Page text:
Does solar work in a blackout?

If you are thinking about installing a solar energy system to have power in a blackout, there are some facts you need to consider. There are many advantages to installing a grid-connected solar energy system, but having full power to your home or business during a blackout is not one of them. Solar in a blackout does not solve that problem unless special steps are taken.


NYC during a blackout

In the event of a power outage, basic habits such as charging a cell phone or powering a small fan or space heater become essential. Most homeowners have no source of backup power when the grid goes down. Even homes with solar may lose power in the event of a grid outage if their system does not include some form of energy storage.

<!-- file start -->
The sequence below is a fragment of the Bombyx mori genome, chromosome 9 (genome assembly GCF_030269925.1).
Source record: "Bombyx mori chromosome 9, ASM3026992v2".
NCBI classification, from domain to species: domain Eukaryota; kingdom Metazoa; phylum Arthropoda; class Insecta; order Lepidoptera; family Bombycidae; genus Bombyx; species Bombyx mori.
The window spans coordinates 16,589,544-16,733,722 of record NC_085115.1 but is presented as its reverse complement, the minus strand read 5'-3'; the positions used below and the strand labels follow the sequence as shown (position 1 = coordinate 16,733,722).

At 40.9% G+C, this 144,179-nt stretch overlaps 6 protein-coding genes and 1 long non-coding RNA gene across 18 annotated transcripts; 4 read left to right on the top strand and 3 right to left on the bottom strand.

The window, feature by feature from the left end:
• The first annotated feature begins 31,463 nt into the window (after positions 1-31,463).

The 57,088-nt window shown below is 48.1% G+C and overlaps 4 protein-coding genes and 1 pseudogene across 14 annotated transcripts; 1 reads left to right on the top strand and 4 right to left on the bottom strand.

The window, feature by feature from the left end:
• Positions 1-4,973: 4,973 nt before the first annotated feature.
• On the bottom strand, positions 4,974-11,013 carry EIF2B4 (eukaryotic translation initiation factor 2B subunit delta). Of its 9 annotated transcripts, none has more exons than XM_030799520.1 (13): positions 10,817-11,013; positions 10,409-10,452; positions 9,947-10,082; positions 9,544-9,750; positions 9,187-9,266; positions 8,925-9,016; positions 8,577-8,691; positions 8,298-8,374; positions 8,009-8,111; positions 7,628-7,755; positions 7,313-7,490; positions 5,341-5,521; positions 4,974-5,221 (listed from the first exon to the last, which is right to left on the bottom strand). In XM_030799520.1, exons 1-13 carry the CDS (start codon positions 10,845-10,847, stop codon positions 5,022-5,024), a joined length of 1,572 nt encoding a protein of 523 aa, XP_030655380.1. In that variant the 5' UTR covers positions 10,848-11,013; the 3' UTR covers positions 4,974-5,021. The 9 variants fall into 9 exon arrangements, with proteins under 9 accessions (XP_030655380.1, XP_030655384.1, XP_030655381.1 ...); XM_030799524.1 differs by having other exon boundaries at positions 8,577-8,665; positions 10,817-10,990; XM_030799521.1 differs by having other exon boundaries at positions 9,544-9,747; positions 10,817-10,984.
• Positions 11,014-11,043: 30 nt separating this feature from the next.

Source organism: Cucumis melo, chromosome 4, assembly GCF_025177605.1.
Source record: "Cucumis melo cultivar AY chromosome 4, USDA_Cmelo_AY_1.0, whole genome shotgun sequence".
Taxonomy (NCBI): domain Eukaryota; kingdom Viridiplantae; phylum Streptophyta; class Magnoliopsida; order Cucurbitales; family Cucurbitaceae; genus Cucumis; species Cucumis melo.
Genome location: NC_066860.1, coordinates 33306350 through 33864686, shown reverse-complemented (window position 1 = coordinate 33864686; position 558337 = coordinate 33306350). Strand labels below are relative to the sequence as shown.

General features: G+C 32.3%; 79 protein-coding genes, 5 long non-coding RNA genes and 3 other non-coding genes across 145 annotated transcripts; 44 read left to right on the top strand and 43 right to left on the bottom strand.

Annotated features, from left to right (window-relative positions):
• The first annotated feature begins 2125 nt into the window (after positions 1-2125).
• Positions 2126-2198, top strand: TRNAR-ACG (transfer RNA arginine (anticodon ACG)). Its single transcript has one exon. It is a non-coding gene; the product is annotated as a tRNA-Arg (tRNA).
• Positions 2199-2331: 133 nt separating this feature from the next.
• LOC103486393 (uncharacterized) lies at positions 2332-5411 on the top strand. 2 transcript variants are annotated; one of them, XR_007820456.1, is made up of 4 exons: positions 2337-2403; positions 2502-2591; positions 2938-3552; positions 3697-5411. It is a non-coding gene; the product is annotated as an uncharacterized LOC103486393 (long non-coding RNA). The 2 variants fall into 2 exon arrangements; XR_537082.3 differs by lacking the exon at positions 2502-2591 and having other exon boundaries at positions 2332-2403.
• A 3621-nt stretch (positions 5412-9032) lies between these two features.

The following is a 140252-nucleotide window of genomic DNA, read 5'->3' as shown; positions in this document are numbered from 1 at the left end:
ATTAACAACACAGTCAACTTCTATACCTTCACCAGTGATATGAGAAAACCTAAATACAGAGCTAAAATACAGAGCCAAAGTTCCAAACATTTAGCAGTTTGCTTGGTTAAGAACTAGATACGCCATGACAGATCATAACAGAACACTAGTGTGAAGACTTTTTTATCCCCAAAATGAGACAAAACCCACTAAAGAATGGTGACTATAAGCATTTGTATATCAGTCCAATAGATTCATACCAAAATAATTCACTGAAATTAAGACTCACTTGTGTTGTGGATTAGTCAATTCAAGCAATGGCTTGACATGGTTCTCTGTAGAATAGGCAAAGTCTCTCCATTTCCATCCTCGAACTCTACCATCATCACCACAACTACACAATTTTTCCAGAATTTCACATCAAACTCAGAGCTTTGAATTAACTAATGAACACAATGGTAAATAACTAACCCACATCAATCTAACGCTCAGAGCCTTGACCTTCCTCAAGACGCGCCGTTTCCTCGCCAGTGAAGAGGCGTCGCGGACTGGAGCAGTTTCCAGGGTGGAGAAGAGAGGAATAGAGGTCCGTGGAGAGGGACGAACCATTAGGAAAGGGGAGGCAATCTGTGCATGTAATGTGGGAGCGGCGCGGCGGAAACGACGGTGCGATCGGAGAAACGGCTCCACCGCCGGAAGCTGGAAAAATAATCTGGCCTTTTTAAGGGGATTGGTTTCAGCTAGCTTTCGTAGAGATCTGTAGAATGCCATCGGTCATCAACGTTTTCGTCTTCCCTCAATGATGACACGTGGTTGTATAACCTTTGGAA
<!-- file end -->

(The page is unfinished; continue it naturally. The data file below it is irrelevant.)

Does solar work in a power outage?

There are two reasons that ordinary grid-tied solar will not work during a grid failure. The first is a technical reason and the second is a safety and regulatory issue.

First and foremost is the technical reason. The electronics that control a solar electric system constantly adjust voltage and current in order to keep the panels operating at their most efficient and powerful operating point through a range of varying sunlight conditions. To do this, the system needs to be able to produce quantities of power that are not dependent on how much your house is actually using at the time. In a grid-connected system, that excess power is put back onto the grid for others to use, and your utility credits you on your bill for that power.